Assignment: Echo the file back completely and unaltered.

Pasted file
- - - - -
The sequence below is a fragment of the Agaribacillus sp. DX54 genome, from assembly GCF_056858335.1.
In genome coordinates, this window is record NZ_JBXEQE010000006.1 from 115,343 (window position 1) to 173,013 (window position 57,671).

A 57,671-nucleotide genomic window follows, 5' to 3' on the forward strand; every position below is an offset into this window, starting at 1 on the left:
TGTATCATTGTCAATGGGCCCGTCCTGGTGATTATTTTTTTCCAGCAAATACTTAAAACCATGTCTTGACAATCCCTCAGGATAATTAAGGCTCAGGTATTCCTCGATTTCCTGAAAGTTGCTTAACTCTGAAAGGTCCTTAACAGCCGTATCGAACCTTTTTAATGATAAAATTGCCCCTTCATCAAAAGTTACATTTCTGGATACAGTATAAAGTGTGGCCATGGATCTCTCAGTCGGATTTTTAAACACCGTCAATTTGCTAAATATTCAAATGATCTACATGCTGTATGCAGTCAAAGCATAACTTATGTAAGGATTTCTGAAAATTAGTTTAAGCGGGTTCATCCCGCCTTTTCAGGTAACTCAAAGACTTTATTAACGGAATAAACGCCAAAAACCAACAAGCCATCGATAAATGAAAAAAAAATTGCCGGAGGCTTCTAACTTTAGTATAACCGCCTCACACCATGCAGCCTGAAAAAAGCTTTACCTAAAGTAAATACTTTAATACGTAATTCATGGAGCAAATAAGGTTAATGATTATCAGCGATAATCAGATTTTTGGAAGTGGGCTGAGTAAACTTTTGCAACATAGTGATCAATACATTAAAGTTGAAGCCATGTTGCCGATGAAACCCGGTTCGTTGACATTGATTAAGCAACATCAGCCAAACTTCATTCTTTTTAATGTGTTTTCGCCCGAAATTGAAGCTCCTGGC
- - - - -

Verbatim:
The sequence below is a fragment of the Agaribacillus sp. DX54 genome, from assembly GCF_056858335.1.
In genome coordinates, this window is record NZ_JBXEQE010000006.1 from 115,343 (window position 1) to 173,013 (window position 57,671).

A 57,671-nucleotide genomic window follows, 5' to 3' on the forward strand; every position below is an offset into this window, starting at 1 on the left:
TGTATCATTGTCAATGGGCCCGTCCTGGTGATTATTTTTTTCCAGCAAATACTTAAAACCATGTCTTGACAATCCCTCAGGATAATTAAGGCTCAGGTATTCCTCGATTTCCTGAAAGTTGCTTAACTCTGAAAGGTCCTTAACAGCCGTATCGAACCTTTTTAATGATAAAATTGCCCCTTCATCAAAAGTTACATTTCTGGATACAGTATAAAGTGTGGCCATGGATCTCTCAGTCGGATTTTTAAACACCGTCAATTTGCTAAATATTCAAATGATCTACATGCTGTATGCAGTCAAAGCATAACTTATGTAAGGATTTCTGAAAATTAGTTTAAGCGGGTTCATCCCGCCTTTTCAGGTAACTCAAAGACTTTATTAACGGAATAAACGCCAAAAACCAACAAGCCATCGATAAATGAAAAAAAAATTGCCGGAGGCTTCTAACTTTAGTATAACCGCCTCACACCATGCAGCCTGAAAAAAGCTTTACCTAAAGTAAATACTTTAATACGTAATTCATGGAGCAAATAAGGTTAATGATTATCAGCGATAATCAGATTTTTGGAAGTGGGCTGAGTAAACTTTTGCAACATAGTGATCAATACATTAAAGTTGAAGCCATGTTGCCGATGAAACCCGGTTCGTTGACATTGATTAAGCAACATCAGCCAAACTTCATTCTTTTTAATGTGTTTTCGCCCGAAATTGAAGCTCCTGGC